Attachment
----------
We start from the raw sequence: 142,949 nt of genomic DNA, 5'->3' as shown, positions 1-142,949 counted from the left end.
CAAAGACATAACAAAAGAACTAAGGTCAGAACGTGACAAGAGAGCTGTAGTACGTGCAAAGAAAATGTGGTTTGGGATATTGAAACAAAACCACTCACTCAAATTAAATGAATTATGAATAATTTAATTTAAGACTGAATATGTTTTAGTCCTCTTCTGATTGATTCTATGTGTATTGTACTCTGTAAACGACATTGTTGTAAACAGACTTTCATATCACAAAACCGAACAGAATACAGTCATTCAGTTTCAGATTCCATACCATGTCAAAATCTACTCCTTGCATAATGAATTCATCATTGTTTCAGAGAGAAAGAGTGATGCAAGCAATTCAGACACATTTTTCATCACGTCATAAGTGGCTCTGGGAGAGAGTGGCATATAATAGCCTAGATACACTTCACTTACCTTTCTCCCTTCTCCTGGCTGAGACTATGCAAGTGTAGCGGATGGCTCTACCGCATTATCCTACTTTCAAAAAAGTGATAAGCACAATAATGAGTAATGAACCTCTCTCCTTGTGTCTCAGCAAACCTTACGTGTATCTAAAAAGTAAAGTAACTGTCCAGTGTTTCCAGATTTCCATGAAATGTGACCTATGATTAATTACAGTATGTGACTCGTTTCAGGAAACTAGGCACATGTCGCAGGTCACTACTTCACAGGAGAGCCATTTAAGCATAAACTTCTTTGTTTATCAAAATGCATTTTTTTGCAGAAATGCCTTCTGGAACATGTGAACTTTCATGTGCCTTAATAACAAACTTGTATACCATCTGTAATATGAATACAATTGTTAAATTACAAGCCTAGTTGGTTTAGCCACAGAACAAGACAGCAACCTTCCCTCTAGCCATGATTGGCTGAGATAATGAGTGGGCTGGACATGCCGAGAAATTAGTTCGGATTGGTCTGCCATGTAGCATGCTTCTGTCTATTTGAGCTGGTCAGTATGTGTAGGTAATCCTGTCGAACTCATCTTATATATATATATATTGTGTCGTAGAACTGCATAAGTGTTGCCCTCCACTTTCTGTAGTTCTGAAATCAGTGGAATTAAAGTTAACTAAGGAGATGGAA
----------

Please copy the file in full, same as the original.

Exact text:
We start from the raw sequence: 142,949 nt of genomic DNA, 5'->3' as shown, positions 1-142,949 counted from the left end.
CAAAGACATAACAAAAGAACTAAGGTCAGAACGTGACAAGAGAGCTGTAGTACGTGCAAAGAAAATGTGGTTTGGGATATTGAAACAAAACCACTCACTCAAATTAAATGAATTATGAATAATTTAATTTAAGACTGAATATGTTTTAGTCCTCTTCTGATTGATTCTATGTGTATTGTACTCTGTAAACGACATTGTTGTAAACAGACTTTCATATCACAAAACCGAACAGAATACAGTCATTCAGTTTCAGATTCCATACCATGTCAAAATCTACTCCTTGCATAATGAATTCATCATTGTTTCAGAGAGAAAGAGTGATGCAAGCAATTCAGACACATTTTTCATCACGTCATAAGTGGCTCTGGGAGAGAGTGGCATATAATAGCCTAGATACACTTCACTTACCTTTCTCCCTTCTCCTGGCTGAGACTATGCAAGTGTAGCGGATGGCTCTACCGCATTATCCTACTTTCAAAAAAGTGATAAGCACAATAATGAGTAATGAACCTCTCTCCTTGTGTCTCAGCAAACCTTACGTGTATCTAAAAAGTAAAGTAACTGTCCAGTGTTTCCAGATTTCCATGAAATGTGACCTATGATTAATTACAGTATGTGACTCGTTTCAGGAAACTAGGCACATGTCGCAGGTCACTACTTCACAGGAGAGCCATTTAAGCATAAACTTCTTTGTTTATCAAAATGCATTTTTTTGCAGAAATGCCTTCTGGAACATGTGAACTTTCATGTGCCTTAATAACAAACTTGTATACCATCTGTAATATGAATACAATTGTTAAATTACAAGCCTAGTTGGTTTAGCCACAGAACAAGACAGCAACCTTCCCTCTAGCCATGATTGGCTGAGATAATGAGTGGGCTGGACATGCCGAGAAATTAGTTCGGATTGGTCTGCCATGTAGCATGCTTCTGTCTATTTGAGCTGGTCAGTATGTGTAGGTAATCCTGTCGAACTCATCTTATATATATATATATTGTGTCGTAGAACTGCATAAGTGTTGCCCTCCACTTTCTGTAGTTCTGAAATCAGTGGAATTAAAGTTAACTAAGGAGATGGAA